Al Hollingsworth buttoning up after replacing the broken tappet

We got it buttoned up and put it on the rollers but, again, it didn't make a pop.  It had no spark.  We disconnected the kill button, but still no spark.  Al and Jason each had a spare coil of unknown condition and we loosely rigged up each, but still no spark.  Al had a spare stator, but the adaptor was different , so we had to take the pick-ups off and put them on Jason adaptor plate.  Still no spark.
The 250GP race was coming up, so Jason pulled his 200cc Sprint (64mm X 61mm) out of the trailer and fired it up for me to ride. 
Jason Roberts wet clutch, 4 speed 200cc Sprint.

 As I was waiting to go out on the warm-up lap, Jason noticed that it was leaking oil from the exhaust rocker cover.  He got a wrench and tightened up the bolts, but it kept leaking.  I rode the bike back to our pit and Al and Dave whipped the cover off and replaced the gasket, which was broken.  I figured that there was no way that I was going to make the start, but when I got back to pit out the '3' board was up and I was allowed to go directly to my grid position without doing a warm-up lap.  So, I started the race on a bike that I had never ridden.  Not surprisingly, I blew the start when I bogged it (4 speed) and was about last off in my wave.  It took a little while to figure out and I found the bike handled very well but seemed way over geared (no tach).  I caught a few people and ended up fifth in class and tenth overall behind a great battle between David Bourbeau and Art Farley on their tank shift H-D's.  David beat Art by 0.072 seconds.  Paul Germain had put a spare motor in his bike and won.  Jack Parker ran his 175 Yamaha and it seized a piston.
Racing Jason's 200 in Sunday's 250GP race.  Jerry Masters photo

We never did figure out why Jason's motor in my chassis had no spark.  It seems an awfully strange coincidence that the ignition failed right when the tappet broke.  But, there was no time to investigate any further.  Al Hollingsworth suggested that I ride Don's 250 CRTT in the 350GP race.  This particular bike is the last four stroke to win the Daytona Novice race when Don rode it to the win in 1968, breaking the race record Walt Fulton III set on a works Suzuki in 1966.  And, he's still racing it 46 years later.  I had the honor of racing the bike at Daytona in 2010, when Don was injured, so I knew it was a good one.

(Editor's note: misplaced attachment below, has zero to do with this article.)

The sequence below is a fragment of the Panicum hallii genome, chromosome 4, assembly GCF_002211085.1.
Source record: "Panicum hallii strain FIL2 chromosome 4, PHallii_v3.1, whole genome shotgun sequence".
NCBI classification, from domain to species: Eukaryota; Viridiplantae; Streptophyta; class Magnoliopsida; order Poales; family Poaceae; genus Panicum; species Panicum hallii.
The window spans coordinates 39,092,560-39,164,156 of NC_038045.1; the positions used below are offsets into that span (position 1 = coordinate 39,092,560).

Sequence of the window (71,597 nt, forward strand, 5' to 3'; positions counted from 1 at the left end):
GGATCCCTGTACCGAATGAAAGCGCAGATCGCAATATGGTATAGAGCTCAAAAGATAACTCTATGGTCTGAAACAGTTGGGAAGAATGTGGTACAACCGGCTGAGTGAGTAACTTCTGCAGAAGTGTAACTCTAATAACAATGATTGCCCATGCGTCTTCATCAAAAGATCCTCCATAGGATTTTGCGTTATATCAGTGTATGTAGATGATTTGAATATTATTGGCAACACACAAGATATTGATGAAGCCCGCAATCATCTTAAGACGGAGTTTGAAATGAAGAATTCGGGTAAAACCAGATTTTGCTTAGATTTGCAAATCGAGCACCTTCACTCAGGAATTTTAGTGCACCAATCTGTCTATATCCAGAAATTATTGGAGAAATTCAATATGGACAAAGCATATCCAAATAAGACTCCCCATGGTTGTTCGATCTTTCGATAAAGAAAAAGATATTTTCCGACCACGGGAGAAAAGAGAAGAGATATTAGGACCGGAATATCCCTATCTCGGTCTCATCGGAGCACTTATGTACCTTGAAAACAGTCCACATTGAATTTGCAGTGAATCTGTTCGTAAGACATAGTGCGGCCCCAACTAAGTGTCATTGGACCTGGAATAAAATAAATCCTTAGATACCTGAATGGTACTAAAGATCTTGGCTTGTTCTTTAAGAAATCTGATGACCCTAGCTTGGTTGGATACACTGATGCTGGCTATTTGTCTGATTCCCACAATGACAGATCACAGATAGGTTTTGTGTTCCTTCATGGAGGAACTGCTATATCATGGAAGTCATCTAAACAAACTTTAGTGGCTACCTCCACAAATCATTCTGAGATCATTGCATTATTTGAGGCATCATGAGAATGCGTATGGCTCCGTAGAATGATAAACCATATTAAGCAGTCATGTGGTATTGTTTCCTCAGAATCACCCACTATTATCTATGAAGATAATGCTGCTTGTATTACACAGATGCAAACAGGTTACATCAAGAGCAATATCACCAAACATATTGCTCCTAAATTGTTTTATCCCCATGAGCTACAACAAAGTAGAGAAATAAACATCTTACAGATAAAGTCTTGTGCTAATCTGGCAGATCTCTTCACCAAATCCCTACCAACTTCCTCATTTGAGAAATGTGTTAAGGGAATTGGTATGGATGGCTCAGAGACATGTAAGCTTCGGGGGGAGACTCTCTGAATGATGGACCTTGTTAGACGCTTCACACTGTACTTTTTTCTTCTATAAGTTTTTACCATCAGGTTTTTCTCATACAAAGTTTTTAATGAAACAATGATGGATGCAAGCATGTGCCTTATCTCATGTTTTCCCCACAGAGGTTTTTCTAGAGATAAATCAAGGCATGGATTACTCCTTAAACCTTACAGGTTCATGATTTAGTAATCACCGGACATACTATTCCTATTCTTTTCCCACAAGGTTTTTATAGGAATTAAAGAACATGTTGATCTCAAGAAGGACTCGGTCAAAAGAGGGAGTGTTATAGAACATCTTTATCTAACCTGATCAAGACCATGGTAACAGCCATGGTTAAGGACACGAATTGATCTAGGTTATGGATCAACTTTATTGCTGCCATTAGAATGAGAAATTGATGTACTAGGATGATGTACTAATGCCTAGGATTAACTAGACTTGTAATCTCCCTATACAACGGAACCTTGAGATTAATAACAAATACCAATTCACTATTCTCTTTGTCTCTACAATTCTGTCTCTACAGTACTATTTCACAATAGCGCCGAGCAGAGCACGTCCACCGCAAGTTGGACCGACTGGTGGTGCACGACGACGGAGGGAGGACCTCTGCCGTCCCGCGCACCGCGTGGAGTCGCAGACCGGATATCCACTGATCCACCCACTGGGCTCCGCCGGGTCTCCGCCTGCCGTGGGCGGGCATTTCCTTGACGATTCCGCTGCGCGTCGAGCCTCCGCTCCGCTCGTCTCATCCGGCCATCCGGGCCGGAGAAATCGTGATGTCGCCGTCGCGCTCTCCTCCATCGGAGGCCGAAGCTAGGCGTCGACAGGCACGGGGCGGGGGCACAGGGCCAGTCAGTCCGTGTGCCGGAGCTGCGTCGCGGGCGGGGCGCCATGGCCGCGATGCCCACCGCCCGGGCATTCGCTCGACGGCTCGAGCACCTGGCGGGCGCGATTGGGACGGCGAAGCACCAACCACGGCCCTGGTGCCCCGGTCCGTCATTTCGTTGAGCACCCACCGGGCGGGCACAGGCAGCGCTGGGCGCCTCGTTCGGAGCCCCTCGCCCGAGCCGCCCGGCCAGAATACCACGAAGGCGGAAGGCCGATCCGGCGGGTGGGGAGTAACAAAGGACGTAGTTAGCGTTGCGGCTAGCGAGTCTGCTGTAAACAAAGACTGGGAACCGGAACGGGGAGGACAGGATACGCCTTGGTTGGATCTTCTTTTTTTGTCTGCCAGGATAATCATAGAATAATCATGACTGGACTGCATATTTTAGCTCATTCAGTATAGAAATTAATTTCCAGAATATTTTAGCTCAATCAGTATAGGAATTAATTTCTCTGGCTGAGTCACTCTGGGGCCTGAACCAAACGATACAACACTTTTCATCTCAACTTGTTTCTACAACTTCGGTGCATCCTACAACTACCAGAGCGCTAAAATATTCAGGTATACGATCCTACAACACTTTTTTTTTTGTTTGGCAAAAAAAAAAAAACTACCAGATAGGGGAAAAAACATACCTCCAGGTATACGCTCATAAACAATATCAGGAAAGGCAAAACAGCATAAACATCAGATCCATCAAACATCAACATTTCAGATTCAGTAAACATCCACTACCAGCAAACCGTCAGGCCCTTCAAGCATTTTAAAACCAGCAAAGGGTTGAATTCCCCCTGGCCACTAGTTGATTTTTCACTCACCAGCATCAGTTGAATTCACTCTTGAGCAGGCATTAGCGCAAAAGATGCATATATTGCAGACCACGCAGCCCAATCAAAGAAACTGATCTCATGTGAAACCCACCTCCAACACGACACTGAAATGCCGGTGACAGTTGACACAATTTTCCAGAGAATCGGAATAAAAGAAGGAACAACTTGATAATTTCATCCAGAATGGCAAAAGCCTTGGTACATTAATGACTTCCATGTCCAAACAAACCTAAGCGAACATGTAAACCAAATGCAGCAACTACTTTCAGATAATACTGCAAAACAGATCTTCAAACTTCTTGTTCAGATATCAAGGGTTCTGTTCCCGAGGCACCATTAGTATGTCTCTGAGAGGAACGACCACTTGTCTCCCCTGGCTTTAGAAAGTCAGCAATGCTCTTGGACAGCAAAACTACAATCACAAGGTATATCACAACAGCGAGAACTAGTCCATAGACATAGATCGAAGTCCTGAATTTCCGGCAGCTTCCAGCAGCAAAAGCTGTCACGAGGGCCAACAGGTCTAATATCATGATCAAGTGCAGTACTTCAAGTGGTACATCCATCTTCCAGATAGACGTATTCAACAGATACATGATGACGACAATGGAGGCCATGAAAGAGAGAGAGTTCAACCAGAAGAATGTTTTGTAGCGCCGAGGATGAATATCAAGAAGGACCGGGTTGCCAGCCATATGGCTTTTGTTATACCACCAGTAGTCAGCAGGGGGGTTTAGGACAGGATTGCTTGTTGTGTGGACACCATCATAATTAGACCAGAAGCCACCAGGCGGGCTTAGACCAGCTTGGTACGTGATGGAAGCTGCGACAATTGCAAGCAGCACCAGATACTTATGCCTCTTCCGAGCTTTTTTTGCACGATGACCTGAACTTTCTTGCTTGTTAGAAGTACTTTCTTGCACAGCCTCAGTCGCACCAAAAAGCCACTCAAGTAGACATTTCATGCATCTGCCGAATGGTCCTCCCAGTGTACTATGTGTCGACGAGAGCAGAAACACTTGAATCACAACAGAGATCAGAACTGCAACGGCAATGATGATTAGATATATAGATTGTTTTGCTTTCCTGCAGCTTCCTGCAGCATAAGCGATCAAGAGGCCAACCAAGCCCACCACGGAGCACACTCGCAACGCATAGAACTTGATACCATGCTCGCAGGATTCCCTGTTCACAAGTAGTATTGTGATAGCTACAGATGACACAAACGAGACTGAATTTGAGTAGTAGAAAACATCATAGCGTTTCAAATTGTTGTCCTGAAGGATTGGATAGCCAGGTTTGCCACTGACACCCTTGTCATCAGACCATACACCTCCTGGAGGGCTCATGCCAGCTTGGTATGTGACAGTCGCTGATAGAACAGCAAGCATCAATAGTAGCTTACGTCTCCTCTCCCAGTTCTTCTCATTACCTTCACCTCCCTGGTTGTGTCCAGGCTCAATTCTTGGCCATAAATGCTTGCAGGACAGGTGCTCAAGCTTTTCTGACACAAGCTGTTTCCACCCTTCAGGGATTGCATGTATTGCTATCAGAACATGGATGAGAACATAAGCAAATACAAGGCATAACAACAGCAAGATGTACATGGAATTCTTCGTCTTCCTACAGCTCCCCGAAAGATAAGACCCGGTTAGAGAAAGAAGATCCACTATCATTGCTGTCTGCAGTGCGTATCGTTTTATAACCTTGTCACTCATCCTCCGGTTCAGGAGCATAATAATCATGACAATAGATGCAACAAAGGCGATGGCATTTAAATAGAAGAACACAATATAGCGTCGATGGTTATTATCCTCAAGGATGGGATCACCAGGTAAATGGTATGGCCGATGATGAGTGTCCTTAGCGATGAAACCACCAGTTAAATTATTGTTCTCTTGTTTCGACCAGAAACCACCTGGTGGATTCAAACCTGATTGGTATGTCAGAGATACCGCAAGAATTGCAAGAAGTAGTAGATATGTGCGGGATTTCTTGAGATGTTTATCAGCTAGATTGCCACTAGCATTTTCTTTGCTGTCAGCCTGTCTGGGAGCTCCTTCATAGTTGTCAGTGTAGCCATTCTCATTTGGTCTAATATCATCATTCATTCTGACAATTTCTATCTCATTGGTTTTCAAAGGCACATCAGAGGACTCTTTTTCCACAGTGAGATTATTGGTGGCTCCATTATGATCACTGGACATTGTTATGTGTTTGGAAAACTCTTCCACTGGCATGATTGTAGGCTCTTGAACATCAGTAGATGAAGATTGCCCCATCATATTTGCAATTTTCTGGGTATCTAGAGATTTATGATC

Al Hollingsworth handing Don's CRTT over to me.  Stuart Gaskins photo.  Stuart has a bunch of photos and some video from the weekend on his website:

This time, I did get a warm-up lap, and I did a practice start when I went out.  When the flag dropped, I did get a good start and led the first lap.
On Don Hollingsworth's CRTT in Sunday's 350GP race.  Jerry Master's photo

 But, at the end of the straight starting the second lap, Paul Germain drafted by on his DT-1 Yamaha.  Game on.  Paul led most of the time, but I found that I could draft by him if I was close on the exit of the last turn onto the straight, so the bikes were pretty even on power.  Apparently, they were pretty even on chatter, too.  Everybody had been complaining about chatter in the corners all weekend and Don's bike was no exception.  The chatter in turns #1,4, and 7 was intense, until I opened the throttle.  It's hard, though, to force one's self to make that leap of faith and wack open the throttle when the wheels are off the ground and one feels he's about to crash.  On the run up to the white flag signaling the start of the last lap, we cross the finish line just about dead even but, Paul led into turn #1.  I stayed on him, got a good drive out of the last turn, and pulled out of the draft to beat him by 0.043 seconds.
This is what 0.043 seconds looks like.

 It was a great way to cap a wild weekend filled with challenges.
My great thanks to all who helped me over the weekend, but especially Jason Roberts who loaned me his 'A' motor and his 200 Sprint, and Al and Dave Hollingsworth who worked tirelessly all weekend, and Don Hollingsworth who loaned me his superb bike.
With Dick Hollingsworth
Dick (#866 long stroke, wet clutch Sprint) and Don (#950 short stroke, dry clutch Sprint) Hollingsworth play in practice.   Jerry Masters photo

Ben Schmitt's clean RD 400 Yamaha.  Ellen Lorish photo

Paul Germain checks out Ben Schmitt's aero trailer.  Ellen Lorish photo
There were a few electric bikes around.  Ellen Lorish photo
Pat Mooney's Petty Manx. Pat won Sat., but didn't ride Sun. after he crashed his Buell.  Ellen Lorish photo
There was a big Class 'C' tank shift field.  Thomas Faber's '39 H-D.   Ellen Lorish photo
Rick Panettieri came to spectate on his Laverda Jota
My two biggest fans, Darleen and Terry, came from Chippewa Falls, Wi.  Ellen Lorish photo
Entering turn #6.  Darleen Drehmel photo